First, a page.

Last week, I got to hear author and revolutionary mortician Caitlin Doughty speak at the Strand as she promoted the paperback release of her New York Times best-selling memoir, Smoke Gets in Your Eyes: And Other Lessons From the Crematory. My review of Smoke was one of my very first blog posts here on this site back in July, and I’ve been a huge fan of Caitlin for several years. Needless to say, I was delighted to have the opportunity to finally meet her and get my advanced reader’s copy of the book signed. But before she signed any books, Caitlin addressed the modest crowd that was gathered in the Strand’s rare books floor to discuss her work in the death industry and answer any questions we might have about our own mortality. Her talk was both fun and informative, as you might expect from an alternative mortician-cum-Youtube star, and I’ve written up some of the highlights to share with you below: Continue reading Death-tastic Book Signing with Caitlin Doughty
I’m finally really getting started on my BEA haul, which I first wrote about back in June. One of the books that I was most excited to read was Netherworld by Bram Stoker Award-winning author, Lisa Morton. This little 282-page novel promised to be one of the quickest reads in my pile and a fun little romp through Victorian demon slaying. Netherworld tells the story of Lady Diana Furnaval, whose world changed forever when she married her beloved William. Her late husband had been the guardian of a portal to another world, and he taught her all about the gruesome and dangerous creatures that sometimes cross over. But then William fell victim to some of those creatures, himself. Now it is Diana’s job to take over the family business, find out what happened to her husband, and try to stop the forces of evil. Continue reading Netherworld Review–A Victorian Demon-Slaying Romp
Banned Books Week is almost over, but I figured I would join in the celebration of being able to read without censorship. Throughout history, gothic books have often been prime targets for book-banners, given that they tend to feature discussions of violence, death, and all things terrifying, as well as related taboos such as sex and sexual desire. Even today, gothic books—especially those that fall under the modern genre of horror—are among those most likely to be challenged or banned. Below are five great gothic reads that show up on the American Library Association’s lists of banned or challenged books: Continue reading Banned Books Week: Gothic Edition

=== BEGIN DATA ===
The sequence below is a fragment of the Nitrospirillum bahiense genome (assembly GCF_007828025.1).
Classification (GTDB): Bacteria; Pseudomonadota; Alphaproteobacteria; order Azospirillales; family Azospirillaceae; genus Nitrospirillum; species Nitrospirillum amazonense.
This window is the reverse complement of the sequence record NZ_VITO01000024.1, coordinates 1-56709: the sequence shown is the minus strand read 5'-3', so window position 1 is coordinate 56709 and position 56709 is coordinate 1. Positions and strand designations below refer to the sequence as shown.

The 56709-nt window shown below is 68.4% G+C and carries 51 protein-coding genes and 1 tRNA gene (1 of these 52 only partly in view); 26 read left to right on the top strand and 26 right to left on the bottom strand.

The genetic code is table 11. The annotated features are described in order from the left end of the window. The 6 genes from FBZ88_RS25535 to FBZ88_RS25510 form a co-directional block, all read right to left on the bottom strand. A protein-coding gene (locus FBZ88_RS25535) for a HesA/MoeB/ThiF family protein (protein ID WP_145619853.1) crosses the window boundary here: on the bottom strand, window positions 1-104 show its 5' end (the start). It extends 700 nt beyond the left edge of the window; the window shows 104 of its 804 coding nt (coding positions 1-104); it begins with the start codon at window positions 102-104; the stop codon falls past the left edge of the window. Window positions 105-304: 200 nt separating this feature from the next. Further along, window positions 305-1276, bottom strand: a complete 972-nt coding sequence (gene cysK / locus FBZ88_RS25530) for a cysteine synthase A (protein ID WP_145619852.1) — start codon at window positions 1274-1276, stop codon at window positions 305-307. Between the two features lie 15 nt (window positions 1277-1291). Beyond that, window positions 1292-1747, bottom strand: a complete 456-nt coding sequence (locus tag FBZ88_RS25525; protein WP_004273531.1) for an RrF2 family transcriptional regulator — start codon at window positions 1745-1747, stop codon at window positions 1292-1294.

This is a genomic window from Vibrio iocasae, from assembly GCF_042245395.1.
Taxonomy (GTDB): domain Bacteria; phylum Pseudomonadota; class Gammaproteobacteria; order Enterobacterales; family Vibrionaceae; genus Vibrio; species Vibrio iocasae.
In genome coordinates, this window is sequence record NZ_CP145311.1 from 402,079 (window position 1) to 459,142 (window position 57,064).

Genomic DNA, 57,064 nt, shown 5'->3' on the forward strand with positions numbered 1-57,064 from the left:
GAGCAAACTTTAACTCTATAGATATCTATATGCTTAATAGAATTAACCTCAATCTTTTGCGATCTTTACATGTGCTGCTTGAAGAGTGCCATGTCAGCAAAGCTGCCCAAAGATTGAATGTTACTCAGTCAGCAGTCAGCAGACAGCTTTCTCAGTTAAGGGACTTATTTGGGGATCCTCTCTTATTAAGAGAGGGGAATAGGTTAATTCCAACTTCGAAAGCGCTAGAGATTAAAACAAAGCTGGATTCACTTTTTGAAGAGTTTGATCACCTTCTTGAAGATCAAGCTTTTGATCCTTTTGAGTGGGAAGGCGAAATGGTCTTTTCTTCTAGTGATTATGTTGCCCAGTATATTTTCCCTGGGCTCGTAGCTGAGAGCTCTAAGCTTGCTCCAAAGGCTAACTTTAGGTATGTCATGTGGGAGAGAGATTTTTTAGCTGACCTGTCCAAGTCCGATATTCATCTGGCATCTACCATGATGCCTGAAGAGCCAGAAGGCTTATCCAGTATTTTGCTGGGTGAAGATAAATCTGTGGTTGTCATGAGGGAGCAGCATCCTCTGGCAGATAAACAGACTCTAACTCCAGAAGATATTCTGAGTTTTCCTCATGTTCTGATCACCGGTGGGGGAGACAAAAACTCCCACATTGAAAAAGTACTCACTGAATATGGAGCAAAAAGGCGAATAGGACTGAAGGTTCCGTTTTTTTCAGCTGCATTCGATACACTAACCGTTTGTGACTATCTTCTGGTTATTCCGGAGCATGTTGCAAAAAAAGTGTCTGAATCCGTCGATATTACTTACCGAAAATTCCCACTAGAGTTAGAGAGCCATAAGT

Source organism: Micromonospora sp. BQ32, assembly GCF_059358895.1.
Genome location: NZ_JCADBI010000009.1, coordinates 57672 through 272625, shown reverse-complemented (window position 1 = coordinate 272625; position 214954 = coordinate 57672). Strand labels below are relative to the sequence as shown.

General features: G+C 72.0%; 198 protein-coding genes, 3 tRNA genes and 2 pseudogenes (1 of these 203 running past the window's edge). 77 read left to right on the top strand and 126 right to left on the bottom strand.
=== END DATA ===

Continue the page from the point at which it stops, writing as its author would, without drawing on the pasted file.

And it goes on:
So, as you may have seen me mention on twitter, I attended the Brooklyn Book Festival last weekend. It was my first time attending this event, and even though I went all by myself, I had a ton of fun! Not only did I pick up a bunch of new books to add to my immense to-read list, I also got to meet some really cool people—like the representatives of the delightfully goth-y publishing house StarWarp Concepts.
Steven A. Roman, publisher and writer at SWC, directed me to his new dark urban fantasy series, The Saga of Pandora Zwieback. Are you a fan of vampires, werewolves, demons, goblins and other creepy creatures? Do you like reading about teenage goth girls kicking some monster butt? If this description intrigues you, but you’re still not sure you want to commit yourself to a new series—not to worry! You can check out a sneak peak of Pandora’s story and see how you like it. Just head on over to www.pandorazwieback.com and click the link on the sidebar to download a free introductory comic! Continue reading Sneak Peek at The Saga of Pandora Zwieback
Women have been pivotal influencers of the gothic genre from the very beginning. At a time when women’s opinions were largely dismissed and many doors were barred to them in other literary pursuits, writing Gothic novels was one of the few ways in which women could become prolific and popular writers. One reason for this was that the original Gothic genre was closely associated with women, as women made up the majority of its readers. Gothic novels were often regarded much like “chick lit” is today—as sentimental fluff good for entertaining women’s simple minds but completely lacking in literary value. Despite being devalued by critics (and by the members of the general public not yet under the genre’s sway), the works of these female authors have had a profound influence on our perception of the gothic today. Let’s take a moment to celebrate some of these awesome queens of terror! Continue reading Five Foundational Female Writers of Gothic Lit